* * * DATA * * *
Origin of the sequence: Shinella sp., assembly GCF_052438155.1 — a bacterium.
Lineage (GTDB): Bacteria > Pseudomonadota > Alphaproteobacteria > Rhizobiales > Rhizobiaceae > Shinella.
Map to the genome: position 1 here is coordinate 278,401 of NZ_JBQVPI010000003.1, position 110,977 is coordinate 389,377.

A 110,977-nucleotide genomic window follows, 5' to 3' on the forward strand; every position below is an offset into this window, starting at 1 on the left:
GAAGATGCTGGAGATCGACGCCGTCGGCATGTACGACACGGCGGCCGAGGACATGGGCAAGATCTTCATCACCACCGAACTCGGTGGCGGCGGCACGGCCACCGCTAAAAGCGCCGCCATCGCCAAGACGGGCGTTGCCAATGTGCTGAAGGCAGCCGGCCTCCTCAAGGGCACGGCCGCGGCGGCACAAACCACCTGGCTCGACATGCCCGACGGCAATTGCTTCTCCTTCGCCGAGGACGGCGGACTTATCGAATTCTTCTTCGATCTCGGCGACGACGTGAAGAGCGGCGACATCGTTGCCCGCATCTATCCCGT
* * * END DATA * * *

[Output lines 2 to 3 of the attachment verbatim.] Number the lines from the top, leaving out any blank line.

Lineage (GTDB): Bacteria > Pseudomonadota > Alphaproteobacteria > Rhizobiales > Rhizobiaceae > Shinella.
Map to the genome: position 1 here is coordinate 278,401 of NZ_JBQVPI010000003.1, position 110,977 is coordinate 389,377.